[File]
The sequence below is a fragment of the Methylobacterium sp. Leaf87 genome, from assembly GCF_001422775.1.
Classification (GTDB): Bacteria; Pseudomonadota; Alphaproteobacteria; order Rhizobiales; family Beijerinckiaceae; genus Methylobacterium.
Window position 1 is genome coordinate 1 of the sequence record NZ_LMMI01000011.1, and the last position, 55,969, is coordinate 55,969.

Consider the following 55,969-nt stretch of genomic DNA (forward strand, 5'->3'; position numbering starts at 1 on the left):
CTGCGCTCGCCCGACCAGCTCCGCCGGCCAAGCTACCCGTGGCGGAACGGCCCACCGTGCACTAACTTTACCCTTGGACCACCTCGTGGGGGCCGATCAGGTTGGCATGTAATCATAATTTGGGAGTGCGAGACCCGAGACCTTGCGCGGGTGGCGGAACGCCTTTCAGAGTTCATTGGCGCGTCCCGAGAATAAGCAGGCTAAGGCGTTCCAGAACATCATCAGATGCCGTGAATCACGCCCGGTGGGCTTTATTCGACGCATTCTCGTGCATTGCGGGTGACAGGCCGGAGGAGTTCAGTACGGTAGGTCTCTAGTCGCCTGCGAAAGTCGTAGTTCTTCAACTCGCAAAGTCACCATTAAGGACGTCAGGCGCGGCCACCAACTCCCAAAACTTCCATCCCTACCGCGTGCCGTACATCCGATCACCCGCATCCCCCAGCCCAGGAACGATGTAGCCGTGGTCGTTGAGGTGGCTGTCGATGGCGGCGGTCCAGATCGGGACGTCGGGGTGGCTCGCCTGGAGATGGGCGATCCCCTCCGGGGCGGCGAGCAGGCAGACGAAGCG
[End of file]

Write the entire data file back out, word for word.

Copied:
The sequence below is a fragment of the Methylobacterium sp. Leaf87 genome, from assembly GCF_001422775.1.
Classification (GTDB): Bacteria; Pseudomonadota; Alphaproteobacteria; order Rhizobiales; family Beijerinckiaceae; genus Methylobacterium.
Window position 1 is genome coordinate 1 of the sequence record NZ_LMMI01000011.1, and the last position, 55,969, is coordinate 55,969.

Consider the following 55,969-nt stretch of genomic DNA (forward strand, 5'->3'; position numbering starts at 1 on the left):
CTGCGCTCGCCCGACCAGCTCCGCCGGCCAAGCTACCCGTGGCGGAACGGCCCACCGTGCACTAACTTTACCCTTGGACCACCTCGTGGGGGCCGATCAGGTTGGCATGTAATCATAATTTGGGAGTGCGAGACCCGAGACCTTGCGCGGGTGGCGGAACGCCTTTCAGAGTTCATTGGCGCGTCCCGAGAATAAGCAGGCTAAGGCGTTCCAGAACATCATCAGATGCCGTGAATCACGCCCGGTGGGCTTTATTCGACGCATTCTCGTGCATTGCGGGTGACAGGCCGGAGGAGTTCAGTACGGTAGGTCTCTAGTCGCCTGCGAAAGTCGTAGTTCTTCAACTCGCAAAGTCACCATTAAGGACGTCAGGCGCGGCCACCAACTCCCAAAACTTCCATCCCTACCGCGTGCCGTACATCCGATCACCCGCATCCCCCAGCCCAGGAACGATGTAGCCGTGGTCGTTGAGGTGGCTGTCGATGGCGGCGGTCCAGATCGGGACGTCGGGGTGGCTCGCCTGGAGATGGGCGATCCCCTCCGGGGCGGCGAGCAGGCAGACGAAGCG